How to make a pop star.

November 30, 2012 at 9:39 am (pop culture)

I wrote this for another website but they ended up not using it, so here it is, for Gynomite! 

I think a lot about pop culture a lot, and more specifically, how we consume it. There are tons of actors/personalities/musicians out there, so why do some of them stay “oh, what’s her face from that show” while others are vaulted into the stratosphere of fame? What relationship do we have with these superstars, and why can we never get enough? Why is Nicki Minaj more famous than Ashanti? Why Taylor Swift and not the lady that did the “Where Have All the Cowboys Gone?” song? These are the things that fascinate me, because often it has very little to do with the product they’re putting out, and more with the product that is them- their personal lives, their style, where they hang out- and sometimes it’s little more than that. Gone are the days when you would release a song and sit back to see what happens- now our musicians are packages to be opened and consumed. Not to gank from the TV show, but what is that X factor that makes a female musician go from female musician to demigoddess? If one wanted to become a pop star, what could one do to increase one’s chances?

Let’s find out.

I went through a long list of pop stars from the 80s to current day to try and isolate the qualities that separate them from the mere mortal musicians around them. So let’s assume that beyond the standard attractiveness, catchy songs, and lucrative record deals, here are a few of the ingredients you may need in order to be a famous pop star. Use this for your own edification, or perhaps join me in creating a Frankenstein’s monster of fame and signature perfumes.

Willingness to live in public

This one has become incredibly popular recently. Twitter, paparazzi, and the 24 hour machine of pop culture news has meant that if you want an audience, one is always available. I am not saying that every pop star you see in the gossip blogs is an attention whore, I’m just saying that there are bars and clubs you can go to where paparazzi don’t hang out. I mean, you can text or call your ex-boyfriend, rather than tweeting at him, Rihanna. Miley Cyrus doesn’t seem to go shopping without a horde of photographers, and I don’t even remember the last song she recorded. This is a path that absolutely gets results and requires diligent late-night partying.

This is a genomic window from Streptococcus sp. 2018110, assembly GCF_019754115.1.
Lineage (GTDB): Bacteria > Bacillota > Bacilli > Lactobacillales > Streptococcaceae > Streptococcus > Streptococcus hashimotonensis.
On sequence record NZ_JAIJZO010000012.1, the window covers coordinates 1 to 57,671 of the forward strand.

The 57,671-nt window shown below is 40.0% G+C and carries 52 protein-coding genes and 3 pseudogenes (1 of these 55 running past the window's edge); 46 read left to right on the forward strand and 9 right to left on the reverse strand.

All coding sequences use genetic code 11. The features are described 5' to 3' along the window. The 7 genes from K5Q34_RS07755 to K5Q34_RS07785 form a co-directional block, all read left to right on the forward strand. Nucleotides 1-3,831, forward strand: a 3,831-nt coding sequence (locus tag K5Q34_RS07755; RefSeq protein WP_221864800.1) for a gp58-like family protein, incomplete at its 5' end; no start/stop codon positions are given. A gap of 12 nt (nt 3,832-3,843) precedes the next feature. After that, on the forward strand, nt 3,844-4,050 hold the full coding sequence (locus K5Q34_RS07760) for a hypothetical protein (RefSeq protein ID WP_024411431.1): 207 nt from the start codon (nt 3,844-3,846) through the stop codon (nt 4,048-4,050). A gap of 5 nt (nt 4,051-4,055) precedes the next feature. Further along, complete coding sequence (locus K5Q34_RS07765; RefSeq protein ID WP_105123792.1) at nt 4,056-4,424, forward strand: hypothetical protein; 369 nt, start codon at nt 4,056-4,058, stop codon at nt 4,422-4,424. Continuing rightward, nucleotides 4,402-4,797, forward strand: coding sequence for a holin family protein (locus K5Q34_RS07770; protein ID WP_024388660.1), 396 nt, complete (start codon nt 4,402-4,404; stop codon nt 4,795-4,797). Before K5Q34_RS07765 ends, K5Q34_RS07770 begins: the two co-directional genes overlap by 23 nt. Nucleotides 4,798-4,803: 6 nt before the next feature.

(Fun LA story- several years ago, I saw a now fairly well-known celeb stop her car at a restaurant because a group of paparazzi was camped out there, waiting for someone else. She got out and pretended to be going into the restaurant, shielding herself from the cameras, and then walked back out and shook hands with them before driving off. I will never reveal who it was, and I will never forget it.)


Let us not forget that an extraordinary voice can work wonders. Whitney Houston was a gospel singer and personally fairly boring (compared to her contemporaries) when she landed on the scene, but no one could deny the power of that voice. Christina Aguilera came out with “Genie in a Bottle” around the time that Britney, Mandy Moore, and a few other young girls were releasing catchy tunes, but the girl distinguished herself by belting the shit out of it. The same with Jennifer Hudson, Adele, and Alicia Keys, who seem to shun the spotlight but can’t seem to stop being famous. Sometimes I feel like we wanted to abandon Mariah but couldn’t because of her ridiculously amazing voice. This “X factor” may be the hardest one to manufacture.

Wholesome relatability

There are certain famous people that do the impossible by making us believe that if we had just done things slightly differently, we would be them! Taylor Swift, Carly Rae Jepsen, Debbie Gibson, and Kelly Clarkson are great examples of this. They make mistakes, seem to get their success out of nowhere, date the wrong boys, are shocked by their own success, don’t wear tons of makeup in public, and just generally feel like they’d be easy to hang out with. And if you relate to someone personally, beyond their music, god help anyone who tries to talk trash about them or skip past their songs at the club. To achieve this one,


My my, do we love a girl with problems. It helps both her relatability and the sad “car crash” hobby that we can’t seem to get enough with. Case in point, this X factor is often hand-in-hand with the “living in public” path to success. My memories of Amy Winehouse aren’t of her amazing songs, but of her walking around London, shoeless and inebriated. Britney and Miley’s refusal to wear panties, Demi Lovato discussing her self-abuse and eating disorder, Rihanna’s very public domestic abuse struggles- all of these aren’t done in service of their careers, but in a very sad and weird way, these problems did help their careers. This is not an advisable tactic to becoming famous, but if you insist, please just go with flashing your vagina. It’s much less damaging overall.